The nature of image creation and image distribution has changed so much during sağ’s time as an activist and artist. In our conversation, she reflected on these changes, recounting the 2013 Gezi uprising: “In the 90s and 2000s, we had to invest in cameras, and if there was a demonstration, groups would call us or we’d show up and record it. In 2013, there was no such need, because everyone had their phones. There was no need for a ‘video activist.’”
It was around this time that sağ collectively started bak.ma, an audiovisual archive of protest movements in Turkey. The activist onus became less about creating images, and more about collecting them. However, the archive did not only capture these waves of new phone-based images, but also uncovered images from Turkey’s past. sağ tells me, “There are images from the First of May 1977 [the Taksim Square massacre] in that archive now. It’s crazy because none of us were directly there at that time, but you start collecting and suddenly discover all these video activists that didn’t call themselves video activists – the whole lineage starts appearing.”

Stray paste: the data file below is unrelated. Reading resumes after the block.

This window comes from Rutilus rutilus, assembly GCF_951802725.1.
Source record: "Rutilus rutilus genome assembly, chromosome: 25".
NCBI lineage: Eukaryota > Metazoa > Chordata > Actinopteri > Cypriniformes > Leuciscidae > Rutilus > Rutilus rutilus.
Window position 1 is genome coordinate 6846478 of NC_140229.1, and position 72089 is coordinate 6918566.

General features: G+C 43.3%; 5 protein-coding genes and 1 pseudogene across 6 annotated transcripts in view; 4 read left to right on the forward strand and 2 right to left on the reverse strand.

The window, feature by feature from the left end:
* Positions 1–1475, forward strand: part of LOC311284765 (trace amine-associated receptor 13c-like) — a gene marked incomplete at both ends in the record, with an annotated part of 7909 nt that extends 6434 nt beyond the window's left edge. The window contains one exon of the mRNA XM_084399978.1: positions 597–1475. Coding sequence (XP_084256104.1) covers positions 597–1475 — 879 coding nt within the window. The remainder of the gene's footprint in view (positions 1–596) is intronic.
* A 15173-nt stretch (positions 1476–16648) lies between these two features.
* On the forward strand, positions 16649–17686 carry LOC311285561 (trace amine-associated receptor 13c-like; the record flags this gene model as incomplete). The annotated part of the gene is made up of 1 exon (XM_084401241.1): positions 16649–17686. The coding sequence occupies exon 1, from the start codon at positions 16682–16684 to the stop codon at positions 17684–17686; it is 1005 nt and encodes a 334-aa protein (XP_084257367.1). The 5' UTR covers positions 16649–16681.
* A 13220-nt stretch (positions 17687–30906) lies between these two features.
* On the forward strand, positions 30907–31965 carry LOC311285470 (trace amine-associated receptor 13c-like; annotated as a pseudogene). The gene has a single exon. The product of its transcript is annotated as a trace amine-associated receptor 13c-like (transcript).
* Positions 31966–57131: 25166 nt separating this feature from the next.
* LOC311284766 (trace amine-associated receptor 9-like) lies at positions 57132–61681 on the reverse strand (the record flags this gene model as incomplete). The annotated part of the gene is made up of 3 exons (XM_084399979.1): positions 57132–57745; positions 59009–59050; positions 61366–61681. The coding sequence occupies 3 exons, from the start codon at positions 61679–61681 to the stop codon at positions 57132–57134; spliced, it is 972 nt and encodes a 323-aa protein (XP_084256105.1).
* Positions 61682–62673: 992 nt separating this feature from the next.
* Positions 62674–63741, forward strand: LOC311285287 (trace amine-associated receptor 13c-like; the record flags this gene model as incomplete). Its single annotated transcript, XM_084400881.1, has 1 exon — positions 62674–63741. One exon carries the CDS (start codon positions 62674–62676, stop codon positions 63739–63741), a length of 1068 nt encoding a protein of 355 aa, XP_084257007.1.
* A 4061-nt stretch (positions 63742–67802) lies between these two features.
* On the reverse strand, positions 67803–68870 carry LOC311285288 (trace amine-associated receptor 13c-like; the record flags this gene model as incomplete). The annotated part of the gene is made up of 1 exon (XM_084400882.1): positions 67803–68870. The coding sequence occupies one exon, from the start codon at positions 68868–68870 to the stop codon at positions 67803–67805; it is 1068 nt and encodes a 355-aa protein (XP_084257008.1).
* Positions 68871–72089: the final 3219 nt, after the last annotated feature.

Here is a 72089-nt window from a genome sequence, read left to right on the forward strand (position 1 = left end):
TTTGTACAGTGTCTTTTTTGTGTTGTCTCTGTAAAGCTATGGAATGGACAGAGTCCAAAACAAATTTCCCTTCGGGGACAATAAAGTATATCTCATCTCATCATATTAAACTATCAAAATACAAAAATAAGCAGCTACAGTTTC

Certain concerns have remained constant for sağ in her activist practice: she emphasises that this kind of image work is always “an active way of fighting,” especially as “the mainstream creates a certain practice, and that becomes the practice, the way to read images, the way to engage with them. So, what is another way? What is the other way?”
You can see this dynamic of mainstream versus alternative images in effect in her video and the image gazes back. The video utilises images that reimagine the real (Dog Day Afternoon compared with footage from John Stanley Wojitowicz’s actual bank robbery) and realities that seem like fiction (the 1981 coup d’état attempt of the Spanish government, which sağ in voiceover observes looks more like a scene from the Pink Panther than a defining moment in the history of Spain). Near the end of the video, sağ reflects on the comparison between the ISIS-distributed beheading video of journalist James Foley and the 1995 Hollywood film Seven. She asks, “How many ways are there to execute someone in the world of images available to us?”